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Giro’s toughest stage? Getting to DC in 2012

Angelo Zomegnan promises a spectacular show if efforts to bring the Giro d’Italia to Washington, D.C. come to fruition for the 2012 edition.

The Giro director told VeloNews that D.C.’s most iconic sites will be incorporated into what would likely be two days of racing in the nation’s capital.

And Zomegnan, a former journalist who knows the power of a good PR, is hoping to rope in a very special pink jersey presenter for the first stage.

“Can you imagine the image for cycling if Mr. Barack Obama presents the pink jersey?” Zomegnan said. “It would be a beautiful way to start the Giro. It’s a once-in-a-lifetime opportunity to start the Giro in North America.”

There’s no word from the president’s office, but Zomegnan is thinking big as efforts to start the 2012 Giro in the United States are gaining traction.

Zomegnan said the bid’s chances are “50-50.”

A delegation of U.S. officials visited the Giro during its departure in Amsterdam earlier this month to get a taste of what’s in store if the Giro makes the unlikely trek across the Atlantic.

Since taking over the race in 2004, Zomegnan has brought new energy to the Italian grand tour by adding such touches as a nighttime prologue, stages over the strade bianche and this year’s time trial finale inside the Roman arena in Verona replete with live music and dancing girls to greet the riders at the line.

But Zomegnan has done nothing as audacious as floating the idea of bringing the Giro to the United States.

And if he can pull it off, he promises to make it a big show with plenty of Giro color and style.

“The first stage would be a time trial around the famous monuments in Washington, D.C. – the monuments to Jefferson, to Lincoln, the capitol – it would be amazing TV images,” Zomegnan explains. “And we could show the American fans the beauty of the Giro.”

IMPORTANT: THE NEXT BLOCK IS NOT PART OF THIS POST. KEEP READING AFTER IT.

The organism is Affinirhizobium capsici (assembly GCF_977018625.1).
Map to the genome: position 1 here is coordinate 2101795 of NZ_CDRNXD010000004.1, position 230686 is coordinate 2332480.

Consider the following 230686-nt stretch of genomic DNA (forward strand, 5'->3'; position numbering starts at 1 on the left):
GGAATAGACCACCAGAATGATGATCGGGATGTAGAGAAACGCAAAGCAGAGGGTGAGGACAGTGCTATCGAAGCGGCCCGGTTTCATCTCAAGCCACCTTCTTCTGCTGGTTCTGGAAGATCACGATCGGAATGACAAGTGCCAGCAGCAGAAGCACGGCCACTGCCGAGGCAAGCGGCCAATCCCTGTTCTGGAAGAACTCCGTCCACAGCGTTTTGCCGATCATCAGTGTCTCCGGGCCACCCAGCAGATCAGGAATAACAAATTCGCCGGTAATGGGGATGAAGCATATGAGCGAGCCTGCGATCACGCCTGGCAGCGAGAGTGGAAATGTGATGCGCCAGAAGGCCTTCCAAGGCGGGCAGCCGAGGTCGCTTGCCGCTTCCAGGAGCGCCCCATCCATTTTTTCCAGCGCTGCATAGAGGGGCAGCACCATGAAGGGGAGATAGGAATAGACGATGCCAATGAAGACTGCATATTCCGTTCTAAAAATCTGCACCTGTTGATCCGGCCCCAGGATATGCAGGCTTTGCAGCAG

Logistics — especially the long flight back to Europe — have always been a stumbling block for previous efforts to bring the Tour de France to Canada, United States or the Caribbean. Teams are reluctant to ship over lots of equipment and riders are wary of the impacts of jetlag.

Zomegnan said details are being worked out to minimize the logistical hurdles and travel problems. Rather than ship loads of equipment to D.C., teams could be supported by U.S.-based logistics operations. Special charter flights would be scheduled to make the flight back to Europe as seamless as possible.

Another idea that Zomegnan has to keep things as simple as possible is to have the opening individual time trial held on regular road bikes and not on specialized TT frames and wheels, which would eat up cargo space.

“We can imagine having the first time trial on regular road bikes, so it’s equal for everyone,” he said. “The second stage would be two circuits around D.C. and finish right in front of the Washington Monument.”

The Giro race director admits that the idea of starting a grand tour in North America is outlandish, but it’s part of the new image he’s been quietly building the past five years.

“The Tour is the biggest race, we want the Giro to be the most beautiful,” he said. “We have many countries asking us to bring the Giro. We could go to Africa, to Asia. Why not to America? Cycling needs to do these things to keep fans interested and give them a reason to stand on the side of the road or to watch the TV.”

A grand tour start in the United States would certainly make headlines. Zomegnan is betting on it.

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